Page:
- Minute 22-28: Build configuration 1, the one that you believe is the worst out of the two top ones. Cards are passed around the table, and in parallel everyone lays out 23-24 cards in front of them. Afterwards, everyone takes a look at all decks and discusses how they look.
- Minute 28-34: Build deck configuration 2, the one that you initially thought would be the best. The process is the same as with configuration 1.
- Minute 34-36: If configuration 1 was deemed to be better after all, then put that back. Hopefully, the initial evaluation was correct and configuration 2 can stay where it is to save some time. If something is really off and another configuration has to be tried, then do that, but act quickly.
- Minute 36-46: Everyone gets up and shifts one seat clockwise. This allows all team members to offer suggestions on a deck that someone else initially built. Decide on the last slots together.
- Minute 46-50: Assign decks to players based on their play style. Divide up sideboards. For the sideboard cards that could go into multiple decks, discuss how likely it is for each deck to board in a certain card.
- Minute 50-60: Register your decks, verify that everything is correct, solve last-minute problems, and hand in your deck lists.
That 45-minute mark is a good target—at that point, the main decks should be locked in. It’s not a big deal if you need a couple more minutes to finalize everything, but don’t underestimate the time it takes to divide and register sideboards.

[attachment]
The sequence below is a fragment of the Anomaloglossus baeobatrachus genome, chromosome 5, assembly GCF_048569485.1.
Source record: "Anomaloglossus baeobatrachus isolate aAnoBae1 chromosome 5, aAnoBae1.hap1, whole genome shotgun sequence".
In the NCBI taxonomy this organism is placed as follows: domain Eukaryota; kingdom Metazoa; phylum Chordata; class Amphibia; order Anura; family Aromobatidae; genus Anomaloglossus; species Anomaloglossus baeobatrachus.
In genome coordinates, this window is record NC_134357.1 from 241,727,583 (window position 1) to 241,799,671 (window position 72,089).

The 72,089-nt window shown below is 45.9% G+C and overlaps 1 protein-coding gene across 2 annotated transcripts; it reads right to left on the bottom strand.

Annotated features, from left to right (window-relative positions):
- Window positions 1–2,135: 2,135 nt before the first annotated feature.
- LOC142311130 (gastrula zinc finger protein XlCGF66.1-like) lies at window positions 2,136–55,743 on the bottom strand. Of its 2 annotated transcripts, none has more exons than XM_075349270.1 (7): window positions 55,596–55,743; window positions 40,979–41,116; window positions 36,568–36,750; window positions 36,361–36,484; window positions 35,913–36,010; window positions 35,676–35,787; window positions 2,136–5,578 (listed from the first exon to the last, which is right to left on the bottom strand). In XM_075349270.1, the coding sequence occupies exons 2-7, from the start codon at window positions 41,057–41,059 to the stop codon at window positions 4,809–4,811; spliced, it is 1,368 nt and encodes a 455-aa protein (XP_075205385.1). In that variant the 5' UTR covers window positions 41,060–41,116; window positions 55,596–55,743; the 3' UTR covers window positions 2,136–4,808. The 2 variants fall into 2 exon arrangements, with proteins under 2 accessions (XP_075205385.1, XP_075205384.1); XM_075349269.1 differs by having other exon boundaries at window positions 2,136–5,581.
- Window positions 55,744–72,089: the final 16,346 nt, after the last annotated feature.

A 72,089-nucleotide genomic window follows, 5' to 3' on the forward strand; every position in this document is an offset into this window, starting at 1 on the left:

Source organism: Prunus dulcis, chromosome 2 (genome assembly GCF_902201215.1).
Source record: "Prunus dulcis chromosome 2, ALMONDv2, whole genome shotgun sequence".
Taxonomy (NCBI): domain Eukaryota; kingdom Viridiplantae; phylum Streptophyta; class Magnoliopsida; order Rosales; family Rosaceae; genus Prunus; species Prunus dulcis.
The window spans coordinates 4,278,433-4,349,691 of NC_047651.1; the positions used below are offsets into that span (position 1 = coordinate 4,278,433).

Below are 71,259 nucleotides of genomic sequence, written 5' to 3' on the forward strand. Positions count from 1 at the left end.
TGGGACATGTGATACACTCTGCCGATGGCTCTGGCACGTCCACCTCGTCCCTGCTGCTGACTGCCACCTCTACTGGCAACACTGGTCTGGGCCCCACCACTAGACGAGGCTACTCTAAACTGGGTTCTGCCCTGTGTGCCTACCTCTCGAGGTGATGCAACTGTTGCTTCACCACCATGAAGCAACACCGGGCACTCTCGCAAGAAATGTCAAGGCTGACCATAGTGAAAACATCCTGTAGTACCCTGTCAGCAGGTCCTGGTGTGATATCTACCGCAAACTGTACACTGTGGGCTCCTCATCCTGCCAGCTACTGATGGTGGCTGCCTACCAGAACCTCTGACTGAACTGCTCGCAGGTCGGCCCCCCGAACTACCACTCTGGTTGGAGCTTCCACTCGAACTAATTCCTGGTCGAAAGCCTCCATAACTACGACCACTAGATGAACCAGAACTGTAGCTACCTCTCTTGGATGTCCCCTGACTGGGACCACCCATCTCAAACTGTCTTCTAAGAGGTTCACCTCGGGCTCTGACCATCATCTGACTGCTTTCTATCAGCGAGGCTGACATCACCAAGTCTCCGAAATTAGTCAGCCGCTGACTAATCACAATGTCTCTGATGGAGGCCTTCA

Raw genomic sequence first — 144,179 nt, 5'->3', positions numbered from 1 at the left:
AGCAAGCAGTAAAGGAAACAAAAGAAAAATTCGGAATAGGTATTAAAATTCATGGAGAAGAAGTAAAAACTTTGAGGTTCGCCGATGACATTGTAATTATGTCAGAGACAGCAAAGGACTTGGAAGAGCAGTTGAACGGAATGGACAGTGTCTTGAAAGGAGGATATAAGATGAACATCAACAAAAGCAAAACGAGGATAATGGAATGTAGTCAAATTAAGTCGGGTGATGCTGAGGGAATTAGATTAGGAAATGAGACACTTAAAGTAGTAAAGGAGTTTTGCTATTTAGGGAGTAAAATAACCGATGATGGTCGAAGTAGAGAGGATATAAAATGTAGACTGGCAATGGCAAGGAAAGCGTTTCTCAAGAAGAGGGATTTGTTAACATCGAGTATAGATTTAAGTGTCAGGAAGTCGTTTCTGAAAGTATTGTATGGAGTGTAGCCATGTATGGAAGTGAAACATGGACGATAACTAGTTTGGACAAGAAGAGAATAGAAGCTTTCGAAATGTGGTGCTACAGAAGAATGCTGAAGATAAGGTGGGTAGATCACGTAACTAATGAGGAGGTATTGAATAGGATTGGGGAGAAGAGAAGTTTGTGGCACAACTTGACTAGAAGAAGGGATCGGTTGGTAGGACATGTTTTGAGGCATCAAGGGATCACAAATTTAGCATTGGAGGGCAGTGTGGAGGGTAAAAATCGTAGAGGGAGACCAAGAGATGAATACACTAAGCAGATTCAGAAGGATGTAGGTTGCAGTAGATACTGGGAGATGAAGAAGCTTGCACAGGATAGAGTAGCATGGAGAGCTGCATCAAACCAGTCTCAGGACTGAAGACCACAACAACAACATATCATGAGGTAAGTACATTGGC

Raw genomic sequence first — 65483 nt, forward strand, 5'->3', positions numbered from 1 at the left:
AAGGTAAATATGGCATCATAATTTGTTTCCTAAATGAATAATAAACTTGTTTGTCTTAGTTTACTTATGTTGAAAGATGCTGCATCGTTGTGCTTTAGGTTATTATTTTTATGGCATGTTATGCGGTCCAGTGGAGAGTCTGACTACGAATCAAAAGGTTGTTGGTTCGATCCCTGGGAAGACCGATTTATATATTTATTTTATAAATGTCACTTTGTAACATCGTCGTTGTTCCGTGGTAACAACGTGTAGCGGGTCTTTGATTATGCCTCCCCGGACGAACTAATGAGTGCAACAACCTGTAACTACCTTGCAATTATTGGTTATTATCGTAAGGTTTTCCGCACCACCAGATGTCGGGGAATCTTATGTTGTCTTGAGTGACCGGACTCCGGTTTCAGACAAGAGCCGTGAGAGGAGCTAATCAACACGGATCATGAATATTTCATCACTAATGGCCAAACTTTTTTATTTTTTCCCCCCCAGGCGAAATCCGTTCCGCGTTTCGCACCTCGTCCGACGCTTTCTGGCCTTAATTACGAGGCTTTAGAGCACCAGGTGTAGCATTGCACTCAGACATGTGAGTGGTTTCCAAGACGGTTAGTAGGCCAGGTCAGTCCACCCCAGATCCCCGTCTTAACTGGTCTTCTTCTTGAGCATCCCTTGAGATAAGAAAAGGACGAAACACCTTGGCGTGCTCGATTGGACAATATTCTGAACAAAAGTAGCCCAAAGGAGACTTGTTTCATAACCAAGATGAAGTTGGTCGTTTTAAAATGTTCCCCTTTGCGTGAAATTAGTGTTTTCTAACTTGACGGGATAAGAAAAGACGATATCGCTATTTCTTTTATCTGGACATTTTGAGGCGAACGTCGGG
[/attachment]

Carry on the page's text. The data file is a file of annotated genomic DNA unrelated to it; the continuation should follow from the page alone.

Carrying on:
Make notes of your opponent’s deck and sideboard a lot
In individual Limited tournaments, I habitually write down every single card my opponents play. I note the power/toughness on their creatures and put exclamation marks next to tricks, bombs, or instants. You can’t take any extra time doing so, but I often jot down one or two cards while my opponent is thinking.
This list can jog my memory when deciding what cards to play around in later games, and it’s also really useful when sideboarding. I tend to board a lot in Limited games. Obviously you have Ruinous Gremlin against artifact bombs and Take Down against flyers, but cards like Prakhata Club Security and Sage of Shaila’s Claim are arguably even more important sideboard cards because they help you tailor your creature base against your opponent’s. If I see an opponent with a lot of 3/3 creatures, then I’ll board out a 2/3 and put in a 3/4. If I see an opponent with a lot of 3/2 creatures, then I’ll cut a 3/3 and add a 2/1.